“Everyone else doubted us,” says Chloe Kelly. “But we all believed in ourselves. We believed in the group. We believed in our staff. We didn’t for one minute ever feel sorry for ourselves. Even the games we lost we believe that we should have won because we have the talent in the group, no matter how many injuries we had.”
The Manchester City forward is talking on the eve of Sunday’s FA Cup final against Chelsea at Wembley, with her team having finished third in the Women’s Super League to claim the final Champions League spot. Having already won the Continental League Cup, it is impossible not to share her pride at City’s incredible turnaround – and a recovery that mirrors her own struggles.
By mid-November, Gareth Taylor’s team had taken just four points from their first seven games, losing four times – as many as they had in the preceding three seasons combined. They were crippled by injuries, with a host of City’s Team GB players sidelined after returning from the Tokyo Olympics, including the club captain, Steph Houghton, the goalkeeper Ellie Roebuck and the Lionesses’ record goalscorer, Ellen White.
Kelly was out too, having torn a ligament in her right knee on 5 May in the penultimate game of the 2020-21 season. At one stage, City languished in ninth with the league title all but lost as Chelsea and Arsenal cantered ahead, their Champions League hopes diminishing. In that context a cup double would be a remarkable achievement, but for City, so used to fighting for the biggest prizes, it’s not enough.
“The Conti Cup was massive,” says Kelly, who watched from the stands as she edged towards her return to the pitch. “As a group we went into it with a lot of confidence, based on our performances since Christmas break. Going into it with confidence was great and the girls performed brilliantly, got our tactics right and it was a great day for us – but it just made us hungry to be even better.
“To to be in the FA Cup final, winning the Conti Cup and qualifying for the Champions League, that’s what this club should be doing, and fighting for titles as well. It’s great to be in the Champions League next season but we want to win the WSL. So while we should be satisfied with what we got this season with the tough start, next season we have to be pushing for the league as well.”
Since that 3-1 defeat of Sunday’s opponent’s, Chelsea, in the League Cup final, City have welcomed back Kelly. The 24-year-old returned to action in a 2-0 victory against West Ham on 2 April, coming off the bench in the 59th minute. “I’ve enjoyed every minute of being back on the pitch,” she says. “And I’m thankful to be getting as many minutes as I have. Off the back of an injury, it’s not very likely to get as many minutes as I have done.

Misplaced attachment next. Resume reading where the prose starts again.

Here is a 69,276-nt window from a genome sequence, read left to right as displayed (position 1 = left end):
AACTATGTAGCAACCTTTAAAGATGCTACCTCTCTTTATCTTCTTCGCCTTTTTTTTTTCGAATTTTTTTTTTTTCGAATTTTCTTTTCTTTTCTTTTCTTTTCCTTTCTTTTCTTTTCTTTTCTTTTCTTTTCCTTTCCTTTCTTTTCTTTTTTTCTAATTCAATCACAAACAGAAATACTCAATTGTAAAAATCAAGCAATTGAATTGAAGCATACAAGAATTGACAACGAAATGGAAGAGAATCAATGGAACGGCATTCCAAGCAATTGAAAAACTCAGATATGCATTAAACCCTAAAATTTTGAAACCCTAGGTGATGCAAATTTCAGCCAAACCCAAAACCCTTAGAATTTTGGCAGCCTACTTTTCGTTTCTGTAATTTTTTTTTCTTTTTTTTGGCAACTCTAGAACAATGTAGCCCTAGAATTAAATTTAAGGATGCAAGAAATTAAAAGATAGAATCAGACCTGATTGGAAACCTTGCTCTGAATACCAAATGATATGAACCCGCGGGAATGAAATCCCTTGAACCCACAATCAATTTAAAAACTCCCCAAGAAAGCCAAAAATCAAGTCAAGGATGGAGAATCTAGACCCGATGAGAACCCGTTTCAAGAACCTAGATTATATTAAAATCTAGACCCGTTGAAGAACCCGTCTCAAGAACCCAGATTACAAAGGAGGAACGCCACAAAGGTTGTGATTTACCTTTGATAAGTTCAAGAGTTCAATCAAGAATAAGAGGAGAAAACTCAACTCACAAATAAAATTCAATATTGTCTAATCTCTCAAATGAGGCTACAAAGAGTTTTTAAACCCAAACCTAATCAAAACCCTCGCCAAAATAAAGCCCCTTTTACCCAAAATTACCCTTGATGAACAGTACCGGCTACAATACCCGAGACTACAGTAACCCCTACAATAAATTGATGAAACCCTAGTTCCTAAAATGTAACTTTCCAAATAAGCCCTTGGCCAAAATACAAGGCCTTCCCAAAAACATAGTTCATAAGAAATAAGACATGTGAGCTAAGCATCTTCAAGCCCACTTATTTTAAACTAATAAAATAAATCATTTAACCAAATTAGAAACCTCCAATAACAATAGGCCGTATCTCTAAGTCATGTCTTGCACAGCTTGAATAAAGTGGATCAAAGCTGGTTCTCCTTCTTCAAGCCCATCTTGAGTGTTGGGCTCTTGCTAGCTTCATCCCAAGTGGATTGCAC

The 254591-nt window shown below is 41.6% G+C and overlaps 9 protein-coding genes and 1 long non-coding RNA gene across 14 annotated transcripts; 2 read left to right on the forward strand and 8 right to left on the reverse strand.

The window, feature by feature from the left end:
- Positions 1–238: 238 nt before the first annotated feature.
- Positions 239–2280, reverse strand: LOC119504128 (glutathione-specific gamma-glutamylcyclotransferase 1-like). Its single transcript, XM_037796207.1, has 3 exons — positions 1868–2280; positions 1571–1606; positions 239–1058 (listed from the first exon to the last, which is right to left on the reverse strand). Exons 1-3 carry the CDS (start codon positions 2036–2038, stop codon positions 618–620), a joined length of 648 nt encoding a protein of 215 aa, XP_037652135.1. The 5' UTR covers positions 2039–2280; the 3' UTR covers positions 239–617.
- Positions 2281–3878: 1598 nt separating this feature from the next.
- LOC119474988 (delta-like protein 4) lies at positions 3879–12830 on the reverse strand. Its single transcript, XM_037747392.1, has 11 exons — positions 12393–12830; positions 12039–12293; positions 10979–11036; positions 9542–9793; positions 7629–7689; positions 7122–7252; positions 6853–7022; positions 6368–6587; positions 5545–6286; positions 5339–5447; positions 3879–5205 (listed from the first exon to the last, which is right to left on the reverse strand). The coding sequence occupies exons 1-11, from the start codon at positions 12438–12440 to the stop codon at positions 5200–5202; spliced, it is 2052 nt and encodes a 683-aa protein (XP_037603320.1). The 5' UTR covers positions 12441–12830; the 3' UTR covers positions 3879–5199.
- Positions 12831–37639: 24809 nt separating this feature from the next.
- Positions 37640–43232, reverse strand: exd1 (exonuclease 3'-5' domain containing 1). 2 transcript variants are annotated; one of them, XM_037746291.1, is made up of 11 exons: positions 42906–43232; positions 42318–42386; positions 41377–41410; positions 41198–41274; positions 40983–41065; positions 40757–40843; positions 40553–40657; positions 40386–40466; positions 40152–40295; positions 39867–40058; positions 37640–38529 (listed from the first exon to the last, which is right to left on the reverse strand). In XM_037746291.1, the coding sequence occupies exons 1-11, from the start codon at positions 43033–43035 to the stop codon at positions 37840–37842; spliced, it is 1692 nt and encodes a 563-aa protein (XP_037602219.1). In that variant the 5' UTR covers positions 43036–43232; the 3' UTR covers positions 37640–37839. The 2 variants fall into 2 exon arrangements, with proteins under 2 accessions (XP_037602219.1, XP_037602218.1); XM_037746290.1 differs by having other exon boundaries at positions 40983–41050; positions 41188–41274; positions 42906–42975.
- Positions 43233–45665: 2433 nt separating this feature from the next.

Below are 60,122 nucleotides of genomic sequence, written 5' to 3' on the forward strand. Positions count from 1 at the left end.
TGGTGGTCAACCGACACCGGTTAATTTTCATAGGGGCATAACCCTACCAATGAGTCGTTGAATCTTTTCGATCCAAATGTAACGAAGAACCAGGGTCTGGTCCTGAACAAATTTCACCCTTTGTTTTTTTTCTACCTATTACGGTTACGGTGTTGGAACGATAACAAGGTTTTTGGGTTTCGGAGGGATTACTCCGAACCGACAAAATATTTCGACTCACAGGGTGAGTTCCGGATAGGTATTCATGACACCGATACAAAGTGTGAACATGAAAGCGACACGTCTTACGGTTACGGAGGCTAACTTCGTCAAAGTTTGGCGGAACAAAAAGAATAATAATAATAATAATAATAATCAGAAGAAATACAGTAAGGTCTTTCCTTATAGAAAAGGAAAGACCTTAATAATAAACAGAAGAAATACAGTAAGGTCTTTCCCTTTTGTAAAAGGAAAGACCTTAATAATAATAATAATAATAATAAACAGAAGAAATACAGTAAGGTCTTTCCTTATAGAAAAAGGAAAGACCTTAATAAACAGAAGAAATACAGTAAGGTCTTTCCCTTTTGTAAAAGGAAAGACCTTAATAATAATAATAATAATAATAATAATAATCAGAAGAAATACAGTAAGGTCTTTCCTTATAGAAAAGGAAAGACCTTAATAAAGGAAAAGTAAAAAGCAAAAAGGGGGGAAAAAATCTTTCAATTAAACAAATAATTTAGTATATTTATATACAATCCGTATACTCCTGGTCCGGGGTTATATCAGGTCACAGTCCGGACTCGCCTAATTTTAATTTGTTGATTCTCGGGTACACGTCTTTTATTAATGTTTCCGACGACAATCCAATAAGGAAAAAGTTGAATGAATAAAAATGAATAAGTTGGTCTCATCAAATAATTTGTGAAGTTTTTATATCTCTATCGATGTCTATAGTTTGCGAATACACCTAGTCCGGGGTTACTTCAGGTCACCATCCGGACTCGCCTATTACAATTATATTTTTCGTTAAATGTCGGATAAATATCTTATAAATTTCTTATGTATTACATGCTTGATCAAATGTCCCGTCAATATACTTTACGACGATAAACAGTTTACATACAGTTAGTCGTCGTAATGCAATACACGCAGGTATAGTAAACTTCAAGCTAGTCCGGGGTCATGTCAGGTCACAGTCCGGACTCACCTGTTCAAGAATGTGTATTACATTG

“But I don’t want the season to end now, I’m back on the pitch and it’s a bit sad that the season’s coming to an end.”
The end to this season, though, is better than last. Her injury prevented her from taking her likely place on the plane to Tokyo, and she had to then watch from the sidelines as City struggled. It was “a difficult time,” she says. “Being injured and not being able to actually help the team in any way made the injury even tougher. It was just a case of getting through it and ticking off each day and having good people around you.”
The negative perception of ACL [anterior cruciate ligament] injuries does not help the recovery process, she feels. “I don’t like the whole negative aura around the ACL. I feel like sometimes you go into that rehab with such a negative mindset because everyone speaks so negatively of having an ACL injury.
“People have overcome that injury in the past but the negative stories are the ones that always stick in your head. It was a tough time, but any injury is tough. You speak to [teammate] Esme Morgan, she’s had tough times with her injury as well, which is a completely different injury to mine.”
Kelly spent much of her rehab away from the team, travelling to the US to work with the reconditioning expert Bill Knowles in Philadelphia. “That was really good for me,” she says. “It gave me so much confidence in my movement and just a different side to the rehab.
“Focusing on the movements really benefited me, it gave me so much confidence. That’s probably the hardest part to get. You have to really trust that that area can take certain movements and then you build the strength off of that.”
It is the support in rehab that she thinks has helped her slot back into the team with such ease. “I was never, and I’m still not, scared. Because I know that I’ve put in so much effort and the people around me have put in so much effort,” she says. “I feel good on the pitch, I feel myself. I still think I’m not back to my best, but I wasn’t before my injury, I still had so much more to give.”
Now she has one last chance to shine with City and do enough post-season to win a place in Sarina Wiegman’s England squad for this summer’s Euros.
“I’ve hit the ground running quite well, with my stats as well, with the goals and assists that I’ve got since coming back. I just want to finish the season strong in the FA Cup and then we’ll see what happens in the summer.”
City can take “a lot of confidence” from their defeat of Chelsea in the League Cup final. “They’re not going to be the same Chelsea that we played in the Conti Cup but we’re not the same team that they played either. There’s a lot of confidence around the group, the football that we’re playing at the minute is brilliant and we’re all enjoying ourselves.”